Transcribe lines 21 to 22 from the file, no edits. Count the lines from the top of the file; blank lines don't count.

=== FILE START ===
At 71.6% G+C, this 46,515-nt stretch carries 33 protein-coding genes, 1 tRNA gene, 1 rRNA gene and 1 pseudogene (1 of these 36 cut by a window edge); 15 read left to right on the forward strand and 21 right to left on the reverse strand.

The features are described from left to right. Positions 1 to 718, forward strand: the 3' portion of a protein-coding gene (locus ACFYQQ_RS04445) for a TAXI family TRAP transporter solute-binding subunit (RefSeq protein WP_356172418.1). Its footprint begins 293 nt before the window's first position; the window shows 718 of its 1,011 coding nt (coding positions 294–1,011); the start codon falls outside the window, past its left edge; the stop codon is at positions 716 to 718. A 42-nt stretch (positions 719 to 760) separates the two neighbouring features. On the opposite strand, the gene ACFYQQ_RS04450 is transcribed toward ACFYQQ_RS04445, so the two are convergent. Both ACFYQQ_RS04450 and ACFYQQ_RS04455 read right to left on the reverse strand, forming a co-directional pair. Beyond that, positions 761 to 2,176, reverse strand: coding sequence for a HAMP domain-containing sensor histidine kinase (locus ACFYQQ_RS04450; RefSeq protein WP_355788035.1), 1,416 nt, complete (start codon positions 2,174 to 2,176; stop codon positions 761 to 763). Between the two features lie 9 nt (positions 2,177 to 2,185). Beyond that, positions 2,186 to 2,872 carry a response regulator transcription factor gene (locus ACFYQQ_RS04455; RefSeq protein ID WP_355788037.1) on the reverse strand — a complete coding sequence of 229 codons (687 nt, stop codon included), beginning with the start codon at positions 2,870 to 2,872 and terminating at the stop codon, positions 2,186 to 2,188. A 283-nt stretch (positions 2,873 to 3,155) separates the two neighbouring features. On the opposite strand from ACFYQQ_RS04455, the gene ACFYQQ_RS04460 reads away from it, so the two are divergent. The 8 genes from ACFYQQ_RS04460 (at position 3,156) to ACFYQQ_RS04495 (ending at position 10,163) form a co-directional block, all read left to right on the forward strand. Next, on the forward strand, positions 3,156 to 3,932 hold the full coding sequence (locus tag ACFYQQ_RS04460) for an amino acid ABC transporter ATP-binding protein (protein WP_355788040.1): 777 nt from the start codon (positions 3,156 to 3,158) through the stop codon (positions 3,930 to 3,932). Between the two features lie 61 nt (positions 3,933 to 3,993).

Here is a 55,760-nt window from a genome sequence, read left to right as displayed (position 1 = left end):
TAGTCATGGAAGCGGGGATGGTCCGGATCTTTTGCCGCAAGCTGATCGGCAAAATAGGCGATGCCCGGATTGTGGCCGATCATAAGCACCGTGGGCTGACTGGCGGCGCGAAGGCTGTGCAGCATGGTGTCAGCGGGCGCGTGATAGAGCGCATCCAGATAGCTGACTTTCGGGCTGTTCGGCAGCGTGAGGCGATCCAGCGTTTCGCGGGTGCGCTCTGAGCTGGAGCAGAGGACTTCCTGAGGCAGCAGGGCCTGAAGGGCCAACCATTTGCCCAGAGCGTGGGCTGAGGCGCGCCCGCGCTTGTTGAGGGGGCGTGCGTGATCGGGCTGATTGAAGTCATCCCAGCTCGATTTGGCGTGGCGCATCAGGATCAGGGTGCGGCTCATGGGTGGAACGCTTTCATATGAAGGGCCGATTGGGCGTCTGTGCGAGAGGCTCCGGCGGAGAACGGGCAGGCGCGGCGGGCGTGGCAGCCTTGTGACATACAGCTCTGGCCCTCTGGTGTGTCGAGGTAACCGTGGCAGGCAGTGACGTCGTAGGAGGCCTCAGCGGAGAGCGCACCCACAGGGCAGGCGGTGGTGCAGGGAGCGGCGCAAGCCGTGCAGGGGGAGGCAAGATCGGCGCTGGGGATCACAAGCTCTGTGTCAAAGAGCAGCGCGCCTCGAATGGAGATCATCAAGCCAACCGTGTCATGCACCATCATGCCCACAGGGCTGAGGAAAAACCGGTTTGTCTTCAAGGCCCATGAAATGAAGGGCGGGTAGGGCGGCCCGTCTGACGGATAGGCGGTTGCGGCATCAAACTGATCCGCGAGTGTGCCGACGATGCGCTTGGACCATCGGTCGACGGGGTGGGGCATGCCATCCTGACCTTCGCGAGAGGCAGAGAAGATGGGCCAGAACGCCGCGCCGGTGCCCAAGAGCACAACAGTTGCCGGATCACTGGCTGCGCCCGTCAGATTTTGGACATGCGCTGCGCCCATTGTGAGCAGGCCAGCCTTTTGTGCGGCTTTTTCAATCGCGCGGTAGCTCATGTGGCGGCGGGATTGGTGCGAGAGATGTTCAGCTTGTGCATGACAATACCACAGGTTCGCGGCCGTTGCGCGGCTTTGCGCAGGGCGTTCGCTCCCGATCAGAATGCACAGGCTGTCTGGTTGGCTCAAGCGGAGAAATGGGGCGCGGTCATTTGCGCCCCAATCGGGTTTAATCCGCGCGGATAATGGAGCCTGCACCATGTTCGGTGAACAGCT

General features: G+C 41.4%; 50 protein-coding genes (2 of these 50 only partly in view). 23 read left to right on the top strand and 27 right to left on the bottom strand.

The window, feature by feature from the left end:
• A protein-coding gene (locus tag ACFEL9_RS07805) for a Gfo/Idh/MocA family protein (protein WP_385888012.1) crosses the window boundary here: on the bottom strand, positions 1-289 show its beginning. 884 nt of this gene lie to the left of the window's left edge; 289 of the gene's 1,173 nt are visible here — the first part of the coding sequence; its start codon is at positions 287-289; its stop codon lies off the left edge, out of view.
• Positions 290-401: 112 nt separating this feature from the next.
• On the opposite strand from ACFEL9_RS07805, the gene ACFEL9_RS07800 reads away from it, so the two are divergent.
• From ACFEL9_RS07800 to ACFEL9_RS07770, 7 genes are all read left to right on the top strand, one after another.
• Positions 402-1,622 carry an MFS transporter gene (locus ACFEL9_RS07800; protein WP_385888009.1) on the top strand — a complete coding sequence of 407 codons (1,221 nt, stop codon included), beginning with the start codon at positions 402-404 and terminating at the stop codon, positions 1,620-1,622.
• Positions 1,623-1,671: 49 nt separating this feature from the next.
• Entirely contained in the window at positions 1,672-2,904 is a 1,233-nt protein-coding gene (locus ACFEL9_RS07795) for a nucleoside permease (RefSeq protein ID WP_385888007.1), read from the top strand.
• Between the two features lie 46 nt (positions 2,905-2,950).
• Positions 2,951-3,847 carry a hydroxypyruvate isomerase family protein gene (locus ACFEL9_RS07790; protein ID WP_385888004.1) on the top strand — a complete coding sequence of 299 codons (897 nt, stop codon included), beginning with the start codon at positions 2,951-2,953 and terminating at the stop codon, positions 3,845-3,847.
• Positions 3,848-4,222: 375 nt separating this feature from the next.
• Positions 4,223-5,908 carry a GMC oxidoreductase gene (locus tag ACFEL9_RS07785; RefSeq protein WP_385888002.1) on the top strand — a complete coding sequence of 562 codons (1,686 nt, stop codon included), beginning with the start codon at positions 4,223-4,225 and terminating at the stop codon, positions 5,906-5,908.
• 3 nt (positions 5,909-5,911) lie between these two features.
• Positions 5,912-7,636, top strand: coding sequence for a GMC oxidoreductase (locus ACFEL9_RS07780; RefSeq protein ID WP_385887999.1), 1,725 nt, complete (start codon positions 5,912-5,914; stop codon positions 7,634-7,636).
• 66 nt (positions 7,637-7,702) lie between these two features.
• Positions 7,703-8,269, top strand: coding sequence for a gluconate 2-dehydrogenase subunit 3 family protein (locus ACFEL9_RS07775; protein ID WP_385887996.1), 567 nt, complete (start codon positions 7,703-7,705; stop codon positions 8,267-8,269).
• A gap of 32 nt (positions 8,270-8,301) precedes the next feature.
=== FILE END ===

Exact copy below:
• Positions 7,703-8,269, top strand: coding sequence for a gluconate 2-dehydrogenase subunit 3 family protein (locus ACFEL9_RS07775; protein ID WP_385887996.1), 567 nt, complete (start codon positions 7,703-7,705; stop codon positions 8,267-8,269).
• A gap of 32 nt (positions 8,270-8,301) precedes the next feature.